European Nuclear Society
e-news Issue 30: November 2010

Branding the benefits of nuclear

The author George Orwell once famously referred to it as “…the rattling of a stick in a swill bucket.” The eminent sociologist, Marshall McLuhan, called it “…the greatest art form of the twentieth century.” The “it” in question is the high impact, in-your-face world of advertising. Well, whether you believe that it represents the very worst of our consumerist society, see it as a necessary evil, or accept that it legitimately satisfies a need in all of us, you cannot deny that advertising is part of the fabric of modern life. Nobody is totally immune to its invasive appeal.

But, how things have changed in recent months! Pick up a newspaper. Surf the internet. Tune in it to a commercial TV channel. Sooner or later you will notice something which, until a few years ago, would have seemed highly improbable, except in a few countries - an ad singing the praises of nuclear energy.

Of course, nuclear ad campaigns are nothing new, but the extent, the scope and the ambition of nuclear advertising today have increased greatly. After years in the relative advertising wilderness, the nuclear industry is once again selling its core messages with confidence and clarity. And public knowledge and acceptance of all things nuclear has undoubtedly improved of late. But there’s still a long way to go. Today’s nuclear ad campaigns are all about branding the benefits of nuclear. Its security of supply and climate change credentials and the stable and affordable electricity prices it offers consumers are among those core messages articulated. Increased advertising spend reflects how the nuclear revival is real and sustainable. Advertising gurus have been quick to identify and exploit a lucrative, evolving market. When it comes to energy options, advertising is no longer the exclusive domain of wind and solar power, of natural gas or the oil industry. Nuclear wants a bigger slice of the action and is increasingly putting its money where its mouth is.

A range of advertising techniques and approaches are being used to communicate the advantages of nuclear energy. Some campaigns focus on a single message aimed at a broad range of audiences. Conversely, other campaigns target specific audiences, like opinion-leaders and decision-makers, with a range of messages. Using all media simultaneously is another approach that was recently used for the first time in Europe. The concerted campaign launched by the Belgian Nuclear Forum last year, which won the 2009 PIME Award for Communications Excellence, achieved massive exposure by appearing on TV, billboards and at bus stops, as well as on the internet and in the written press. Blanket coverage makes it hard to ignore that nuclear has something to say.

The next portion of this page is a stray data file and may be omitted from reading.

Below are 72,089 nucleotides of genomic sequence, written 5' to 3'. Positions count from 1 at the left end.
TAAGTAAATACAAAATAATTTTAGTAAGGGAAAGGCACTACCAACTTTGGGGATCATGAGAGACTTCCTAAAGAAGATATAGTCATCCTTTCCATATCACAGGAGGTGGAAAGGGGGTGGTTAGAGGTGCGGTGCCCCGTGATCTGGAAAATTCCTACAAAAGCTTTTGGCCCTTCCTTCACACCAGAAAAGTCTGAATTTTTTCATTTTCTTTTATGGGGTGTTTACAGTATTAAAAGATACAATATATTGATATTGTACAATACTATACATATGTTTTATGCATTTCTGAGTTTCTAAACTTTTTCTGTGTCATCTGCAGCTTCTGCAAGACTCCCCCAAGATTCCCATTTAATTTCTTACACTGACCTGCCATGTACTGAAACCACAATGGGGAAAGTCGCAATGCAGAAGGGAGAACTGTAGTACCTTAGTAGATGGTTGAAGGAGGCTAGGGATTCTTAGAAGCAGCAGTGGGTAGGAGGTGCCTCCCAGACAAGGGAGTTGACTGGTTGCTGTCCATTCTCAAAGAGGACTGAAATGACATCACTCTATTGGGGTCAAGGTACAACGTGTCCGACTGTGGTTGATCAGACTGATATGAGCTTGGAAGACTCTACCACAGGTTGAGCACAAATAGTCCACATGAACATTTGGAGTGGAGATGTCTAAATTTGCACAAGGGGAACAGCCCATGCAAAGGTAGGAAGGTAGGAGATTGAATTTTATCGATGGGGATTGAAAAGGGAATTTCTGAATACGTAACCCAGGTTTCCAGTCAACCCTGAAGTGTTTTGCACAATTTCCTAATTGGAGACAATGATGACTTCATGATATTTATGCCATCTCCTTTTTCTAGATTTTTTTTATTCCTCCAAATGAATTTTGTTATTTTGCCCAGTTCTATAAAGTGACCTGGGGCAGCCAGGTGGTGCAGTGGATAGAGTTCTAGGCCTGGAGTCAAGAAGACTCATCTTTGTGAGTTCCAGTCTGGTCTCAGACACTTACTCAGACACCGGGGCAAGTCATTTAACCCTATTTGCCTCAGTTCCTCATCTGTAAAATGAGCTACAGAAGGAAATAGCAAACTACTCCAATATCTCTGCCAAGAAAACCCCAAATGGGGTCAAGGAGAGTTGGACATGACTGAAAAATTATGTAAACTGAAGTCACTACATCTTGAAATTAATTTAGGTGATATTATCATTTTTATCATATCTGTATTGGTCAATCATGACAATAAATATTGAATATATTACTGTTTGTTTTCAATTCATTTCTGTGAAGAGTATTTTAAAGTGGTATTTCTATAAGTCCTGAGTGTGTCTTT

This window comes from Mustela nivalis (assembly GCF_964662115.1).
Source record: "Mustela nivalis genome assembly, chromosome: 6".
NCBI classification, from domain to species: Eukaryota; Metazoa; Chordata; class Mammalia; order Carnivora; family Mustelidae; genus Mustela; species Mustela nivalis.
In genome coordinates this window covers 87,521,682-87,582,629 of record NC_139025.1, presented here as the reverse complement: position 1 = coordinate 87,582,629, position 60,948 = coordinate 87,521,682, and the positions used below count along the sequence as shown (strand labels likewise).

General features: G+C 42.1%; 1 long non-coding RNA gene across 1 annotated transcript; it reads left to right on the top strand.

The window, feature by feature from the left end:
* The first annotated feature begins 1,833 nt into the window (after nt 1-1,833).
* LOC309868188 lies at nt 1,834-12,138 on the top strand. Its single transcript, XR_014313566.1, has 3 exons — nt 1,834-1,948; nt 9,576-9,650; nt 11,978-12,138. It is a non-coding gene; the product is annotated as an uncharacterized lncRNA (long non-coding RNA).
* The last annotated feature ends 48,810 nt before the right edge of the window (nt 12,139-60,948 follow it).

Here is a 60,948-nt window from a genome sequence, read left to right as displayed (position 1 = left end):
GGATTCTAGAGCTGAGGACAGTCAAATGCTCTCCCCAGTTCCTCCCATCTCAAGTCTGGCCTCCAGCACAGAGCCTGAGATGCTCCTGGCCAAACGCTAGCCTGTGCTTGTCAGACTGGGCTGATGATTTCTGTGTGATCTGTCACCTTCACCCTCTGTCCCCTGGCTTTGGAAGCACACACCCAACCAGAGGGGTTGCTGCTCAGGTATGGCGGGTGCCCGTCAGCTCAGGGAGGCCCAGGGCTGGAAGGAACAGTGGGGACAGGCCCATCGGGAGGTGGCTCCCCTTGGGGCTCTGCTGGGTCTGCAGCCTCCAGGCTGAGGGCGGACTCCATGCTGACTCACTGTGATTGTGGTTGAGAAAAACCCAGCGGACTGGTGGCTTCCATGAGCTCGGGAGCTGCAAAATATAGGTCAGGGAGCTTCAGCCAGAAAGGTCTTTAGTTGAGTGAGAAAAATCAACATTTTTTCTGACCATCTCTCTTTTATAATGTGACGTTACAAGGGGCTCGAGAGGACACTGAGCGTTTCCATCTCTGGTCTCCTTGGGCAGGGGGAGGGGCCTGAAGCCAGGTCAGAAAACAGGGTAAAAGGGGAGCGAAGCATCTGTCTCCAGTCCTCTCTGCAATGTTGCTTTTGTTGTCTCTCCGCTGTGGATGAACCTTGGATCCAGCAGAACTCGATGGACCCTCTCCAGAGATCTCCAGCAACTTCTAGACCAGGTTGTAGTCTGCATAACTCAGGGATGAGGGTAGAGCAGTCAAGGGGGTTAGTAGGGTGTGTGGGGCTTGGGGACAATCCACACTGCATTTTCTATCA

Web-based advertising campaigns use the world of cyber advertising to establish and promote a strong and confident brand and favourably influence public opinion. Corporate ads emphasise corporate values and performance, reinforce the image of the industry and seek to sell a vision of the future. They are also used to recruit the next generation of talented engineers and scientists to drive the industry forward. A recent EdF print campaign targeted new recruits to the industry and science community with the slogan “The future is a choice you make every day.”

Anyway, whether you adhere more to the Orwell or the McLuhan school of thought on advertising it’s difficult to argue against the fact that the added oxygen of publicity represents an opportunity for the whole nuclear community. After decades of being on the wrong end of widespread anti-nuclear ad campaigns it’s about time we embraced the medium and exploited it to the full. Isn’t it?

In this autumn’s edition of ENS NEWS the traditional Word from the President piece provides a salutary word of warning, as Vladimir Slugen focuses on how we need to learn from the lessons of the past in order to progress. After the perennially thought-provoking contribution from Andrew Teller – this time it’s an analysis of French and American nuclear history - ENS NEWS N° 30 kicks off with some “advertising” of its own, flagging some of the flagship events in the pipeline - PIME 2011, RRFM 2011 and NESTet 2011.